After using this tool, I believe that I know how to use it and I feel that it will be very useful in future projects for represented research data in a linear form such as showing how certain step were carried out within the project.

I created a timeline using Timetoast on a brief “History of Computers” with information sourced from livescience.com (Zimmermann, 2015) which can be seen here; Timetoast History of Computers

Timeline JS is a free, open-source web based tool created by Knight Labs which allows the user to easily input data in an excel style template which is provided with all the necessary headings for you and grants the user the ability to create a well-structured piece of visualised data in a linear form. In order to use this tool you must have a Google account as the data you input is saved in your Google Drive and a Google spreadsheet is used to bring your data to life. If you are a more advanced user you can use JavaScript to customise your timelines further. This tool supports many different media types and users of Timeline JS from all around the world have helped translate it into more than 40 languages including Chinese, Arabic, and Russian (Timeline JS, 2013). After searching, I couldn’t find many articles relating to this tool which I believe is because it is still in its early stages but the reviews I did find related back to the tool as being “a powerful piece of software” with many customisation options (School of Data, 2016). From what I found while researching the tool, both on the website itself and online, I believe that it will be very useful to me in future research.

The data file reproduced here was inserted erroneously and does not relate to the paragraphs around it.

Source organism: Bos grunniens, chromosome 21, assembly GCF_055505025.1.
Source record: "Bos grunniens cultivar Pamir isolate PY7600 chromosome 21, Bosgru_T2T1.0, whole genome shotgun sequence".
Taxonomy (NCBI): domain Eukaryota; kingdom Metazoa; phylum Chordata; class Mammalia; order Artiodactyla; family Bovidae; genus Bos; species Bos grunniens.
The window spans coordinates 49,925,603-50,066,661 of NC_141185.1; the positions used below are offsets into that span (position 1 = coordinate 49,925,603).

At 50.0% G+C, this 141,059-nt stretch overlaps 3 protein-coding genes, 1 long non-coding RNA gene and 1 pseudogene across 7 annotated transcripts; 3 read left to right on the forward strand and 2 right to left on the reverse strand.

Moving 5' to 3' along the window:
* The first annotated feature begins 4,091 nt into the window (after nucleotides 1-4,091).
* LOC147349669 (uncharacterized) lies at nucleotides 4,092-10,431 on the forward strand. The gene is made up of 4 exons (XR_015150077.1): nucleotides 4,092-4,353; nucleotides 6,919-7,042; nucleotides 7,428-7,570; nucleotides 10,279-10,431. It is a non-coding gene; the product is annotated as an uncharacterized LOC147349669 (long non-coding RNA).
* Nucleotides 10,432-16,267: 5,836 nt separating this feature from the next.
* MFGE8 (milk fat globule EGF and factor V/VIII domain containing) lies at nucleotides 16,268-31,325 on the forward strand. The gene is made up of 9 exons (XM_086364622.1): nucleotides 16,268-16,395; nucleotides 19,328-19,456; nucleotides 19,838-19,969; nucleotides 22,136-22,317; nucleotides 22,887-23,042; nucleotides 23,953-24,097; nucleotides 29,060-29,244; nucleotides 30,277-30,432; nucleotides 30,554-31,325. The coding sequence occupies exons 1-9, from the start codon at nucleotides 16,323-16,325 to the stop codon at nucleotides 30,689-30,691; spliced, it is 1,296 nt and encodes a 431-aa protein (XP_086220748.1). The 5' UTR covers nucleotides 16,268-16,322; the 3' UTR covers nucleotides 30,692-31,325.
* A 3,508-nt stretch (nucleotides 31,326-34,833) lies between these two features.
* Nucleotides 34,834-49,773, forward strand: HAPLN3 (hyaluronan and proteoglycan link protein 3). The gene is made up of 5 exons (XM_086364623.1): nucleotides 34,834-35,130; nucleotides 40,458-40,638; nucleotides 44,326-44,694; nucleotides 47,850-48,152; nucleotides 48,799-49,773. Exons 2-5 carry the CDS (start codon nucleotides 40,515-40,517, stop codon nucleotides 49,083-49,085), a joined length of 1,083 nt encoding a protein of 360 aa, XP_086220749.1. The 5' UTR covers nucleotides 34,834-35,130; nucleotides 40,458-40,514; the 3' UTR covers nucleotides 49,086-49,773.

While there is not a road-map online for this tool, there is an about section on the site relating to the major upgrades they’ve had since the tool was launched such as the ability to embed the timelines into other webpages and the addition of many more languages from all throughout the world with the help of their users (Timeline JS, 2013). From my use of the tool, I found it to be very stable with no apparent bugs and with a really simple interface that allows the user to create a stunning piece of visualised data. I found no problems with the tool that are worth noting, the slideshow type manner in which the timeline is presented is very impressive looking visually as well as being very simple to operate and the timeline underneath the slideshow allows the user to see exactly where a certain point took place in relation to the other points on the timeline. This along with the immensely easy to use spreadsheet data inputting system makes this a fantastic tool for anybody to use.

The tool was released to the public in April 2012 (Timeline JS, 2013) and has gained quite a following since with over one thousand likes on the companies Facebook page (Facebook, 2016) and over seven thousand followers on Twitter (Twitter, 2016) highlighting the community surrounding it. However, the tool is still in its early stages meaning that it hasn’t gained as much of a following as some of the other tools on the web. Its simplicity is one reason why the tool has gained the community that it has based around it such as the ease at which after the user has created their timeline they can save it and view it through a link or embed it on webpage. After one has saved the spreadsheet with their data that was used to create the timeline it is saved to their Google Drive account so they can refer back to it at a later date.